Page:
Hoyle, McLain, and Riley face recalls by gun activists (even though that's dumb)

Kari Chisholm FacebookTwitterWebsite

The fight to pass universal background checks in Oregon is getting a bit more high stakes.

Last week, gun activists filed recall petitions against Rep. Val Hoyle (D-Eugene), Rep. Susan McLain (D-Forest Grove), and Sen. Chuck Riley (D-Hillsboro). It's unclear why exactly these legislators were targeted, given the broad support among Democratic legislators for the legislation.

I'm guessing that the activists think that these recalls will have the same effect in Oregon as similar efforts did in Colorado -- throwing the legislature into turmoil as seats were flipping from D to R.

Of course, that betrays a woeful misunderstanding of recalls work in Oregon.

First, a sidenote: You might remember that in January, recall paperwork was submitted for Governor Kitzhaber. The petition was rejected because he had not been in office for six months. That six-month waiting period is true for all elected officials in Oregon, except legislators. Legislative recalls are allowed any time after the fifth day of the legislative session.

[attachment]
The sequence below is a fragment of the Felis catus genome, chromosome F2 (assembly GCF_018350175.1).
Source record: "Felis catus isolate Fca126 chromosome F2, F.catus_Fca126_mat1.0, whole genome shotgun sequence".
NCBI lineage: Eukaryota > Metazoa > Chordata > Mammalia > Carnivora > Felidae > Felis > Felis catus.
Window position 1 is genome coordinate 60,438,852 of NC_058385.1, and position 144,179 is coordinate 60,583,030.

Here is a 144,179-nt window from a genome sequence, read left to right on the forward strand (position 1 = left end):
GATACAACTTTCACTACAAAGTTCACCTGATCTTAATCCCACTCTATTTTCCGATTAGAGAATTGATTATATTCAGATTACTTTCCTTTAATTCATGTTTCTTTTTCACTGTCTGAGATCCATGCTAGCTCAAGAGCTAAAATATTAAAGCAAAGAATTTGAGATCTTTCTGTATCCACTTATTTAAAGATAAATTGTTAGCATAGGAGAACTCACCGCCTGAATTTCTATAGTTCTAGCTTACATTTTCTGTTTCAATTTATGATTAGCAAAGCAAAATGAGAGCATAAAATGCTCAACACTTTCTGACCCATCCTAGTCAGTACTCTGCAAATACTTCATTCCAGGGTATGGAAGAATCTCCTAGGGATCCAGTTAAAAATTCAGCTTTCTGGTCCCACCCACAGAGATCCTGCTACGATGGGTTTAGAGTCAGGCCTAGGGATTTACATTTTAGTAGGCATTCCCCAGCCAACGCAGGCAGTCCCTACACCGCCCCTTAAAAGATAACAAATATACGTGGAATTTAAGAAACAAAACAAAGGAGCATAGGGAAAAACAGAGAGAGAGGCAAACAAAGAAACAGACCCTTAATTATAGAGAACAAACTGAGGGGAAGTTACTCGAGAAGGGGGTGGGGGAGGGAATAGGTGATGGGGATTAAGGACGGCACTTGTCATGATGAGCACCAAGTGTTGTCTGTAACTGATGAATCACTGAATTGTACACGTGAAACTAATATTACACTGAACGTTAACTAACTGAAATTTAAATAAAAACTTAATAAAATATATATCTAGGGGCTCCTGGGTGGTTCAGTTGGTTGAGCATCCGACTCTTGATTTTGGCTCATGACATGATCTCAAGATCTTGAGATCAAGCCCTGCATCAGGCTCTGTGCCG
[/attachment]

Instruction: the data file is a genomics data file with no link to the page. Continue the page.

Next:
OK, here's how the process works:

Here's the key: By law, a recalled Democrat must be replaced by another Democrat. Unlike Colorado, there is zero chance that any of these seats will change party control.

(In fact, my reading of state law suggests that that the party and the county commission could simply re-appoint the just-recalled elected official. That might be unlikely, particularly on the part of the county commission, since they'd be going against the "will of the voters", but it seems possible.)

So, while it might satisfy some activist primal urge to punish these legislators, it's unlikely that there would be any meaningful policy difference.

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